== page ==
Scott Doolittle, an English teacher at Roosevelt High, sits in one of his students’ chairs on Sept. 26, the first professional development day of the school year, and looks at a circle of educators. Three are teachers he sees every day at Roosevelt. Four others he’s just met. They’re from Albany Park Multicultural Academy, a nearby middle school.
Bluntly, he asks, “What do they do in the grammar schools? These kids can’t put a sentence together.” Then he adds diplomatically, “If we’re saying that, imagine what the college teachers are saying.”
Nine other groups are in similar meetings around the high school. Roosevelt teachers and educators from four of its feeder schools are gathered into groups organized by subject area. Their assignment: To discuss so-called “vertical integration.”
Simply put, they’re trying to pinpoint key problems that Roosevelt teachers inherit from the middle schools, such as writing deficiencies or reading lists that overlap with freshman courses.
In Doolittle’s group, however, talk soon turns from curricula to another thorny issue: Roosevelt’s lowly academic reputation. One teacher tells the group he’s even heard students say their elementary teachers use the high school as a threat: Slack off, and end up at Roosevelt.
The conversation is kicking off what promoters hope will be a series of teacher powwows aimed at aligning curricula and forming a tighter community of schools. The unusual professional development project, organized by the Albany Park Neighborhood Council, a collective of North Side community groups, essentially asks teachers to figure out how to network Roosevelt and its feeder schools in productive ways.
Encouraging organic relationships between teachers is part of a larger initiative to build parental engagement and student leadership in this largely immigrant, working-class community. Some also see the project, dubbed the Greater Albany Park Education Coalition, as a way for neighborhood schools to band together in the face of competition from selective high schools and new schools being created under Renaissance 2010. Without a game plan, existing neighborhood schools could lose students and, eventually, face closure.
As Jenny Arwade, executive director of the Albany Park Neighborhood Council, puts it: “It’s a really effective, proactive way to combat top-down initiatives with a strong grassroots approach and strategy.”
Chicago Public Schools administrators are interested. Looking for better curricular alignment, the district is drafting initial plans to “cluster” middle schools around neighborhood high schools. It may take cues from the Albany Park project, one of the first places to try it solo.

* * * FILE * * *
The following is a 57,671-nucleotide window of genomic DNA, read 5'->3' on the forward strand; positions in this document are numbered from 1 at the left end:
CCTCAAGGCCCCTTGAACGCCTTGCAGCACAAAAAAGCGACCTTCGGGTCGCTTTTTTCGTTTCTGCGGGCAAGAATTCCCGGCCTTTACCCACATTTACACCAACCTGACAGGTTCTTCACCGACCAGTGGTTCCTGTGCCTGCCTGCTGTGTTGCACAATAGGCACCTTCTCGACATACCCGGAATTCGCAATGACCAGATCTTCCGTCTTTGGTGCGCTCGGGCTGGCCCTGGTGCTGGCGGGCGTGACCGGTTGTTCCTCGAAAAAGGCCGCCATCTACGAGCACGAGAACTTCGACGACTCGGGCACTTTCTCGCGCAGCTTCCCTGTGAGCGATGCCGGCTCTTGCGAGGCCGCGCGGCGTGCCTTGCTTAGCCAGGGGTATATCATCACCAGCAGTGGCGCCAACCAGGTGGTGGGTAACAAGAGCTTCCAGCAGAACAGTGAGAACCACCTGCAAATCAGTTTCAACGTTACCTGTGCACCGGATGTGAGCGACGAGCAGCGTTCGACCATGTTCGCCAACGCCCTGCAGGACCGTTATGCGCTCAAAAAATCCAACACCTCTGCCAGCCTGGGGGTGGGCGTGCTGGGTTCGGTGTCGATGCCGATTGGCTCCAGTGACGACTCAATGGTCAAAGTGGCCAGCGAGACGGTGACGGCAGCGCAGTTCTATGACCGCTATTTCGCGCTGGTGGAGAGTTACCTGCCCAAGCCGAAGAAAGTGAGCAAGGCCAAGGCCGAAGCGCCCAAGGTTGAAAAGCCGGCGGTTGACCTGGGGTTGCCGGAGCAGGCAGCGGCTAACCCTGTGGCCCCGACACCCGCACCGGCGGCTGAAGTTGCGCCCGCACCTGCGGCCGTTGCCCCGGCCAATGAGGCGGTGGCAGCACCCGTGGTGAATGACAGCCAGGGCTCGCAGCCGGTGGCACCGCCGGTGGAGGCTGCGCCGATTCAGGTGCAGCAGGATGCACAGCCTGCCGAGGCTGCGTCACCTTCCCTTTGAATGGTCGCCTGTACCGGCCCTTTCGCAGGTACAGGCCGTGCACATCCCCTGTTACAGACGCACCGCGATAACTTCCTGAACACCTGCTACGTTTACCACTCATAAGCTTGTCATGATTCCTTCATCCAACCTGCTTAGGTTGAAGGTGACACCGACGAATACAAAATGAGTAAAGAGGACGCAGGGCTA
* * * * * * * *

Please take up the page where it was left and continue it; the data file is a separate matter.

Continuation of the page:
A house divided
Conspicuously missing from the neighborhood coalition’s invitation list are Von Steuben Metro, a magnet high school that’s just blocks from Roosevelt, and Haugan ASPIRA, a new charter middle school in the heart of the neighborhood.
Albany Park Neighborhood Council has not invited either school—yet—because, organizers say, they want to keep the coalition to a manageable size. But several area educators admit neighborhood politics may also be in play.
The council, launched in 2000, played a major role in attracting school construction dollars to Albany Park for overcrowding relief. In 2005, near the end of construction on the $18 million Haugan middle school, an advisory council of community advocates recommended the school be run as a unionized neighborhood school designed by parents and teachers. The group, however, flip-flopped late in the game and CPS turned the new building over to ASPIRA, a politically connected charter.
The community outcry included charges of union-busting and fear of a potential lockout that would prevent neighborhood kids from attending Haugan.
To the charter’s credit, says Demian Kogan, the council’s education coordinator, ASPIRA has since worked with neighborhood groups to identify community needs, setting up computer classes for parents and other services that extend beyond the classroom. And for the first time, CPS instituted attendance boundaries for a charter to ensure local kids get a seat; as a result, nearly 90 percent of the school’s students live in the area.
Still, many educators involved in the Albany Park coalition see it as a way for traditional neighborhood schools to fend off pressure from Renaissance 2010 and other school options such as Von Steuben.
The magnet high school draws about 8 percent of the students living in Roosevelt’s attendance area. Nearby selective high schools such as Northside College Prep and Lane Tech also take a slice of the area’s top students, and ASPIRA just opened a new high school that attracted 40 percent of Haugan’s graduating middle-schoolers this year.
The stakes are high under Renaissance 2010. In the district’s sink or swim system, schools that cannot attract enough students are shuttered.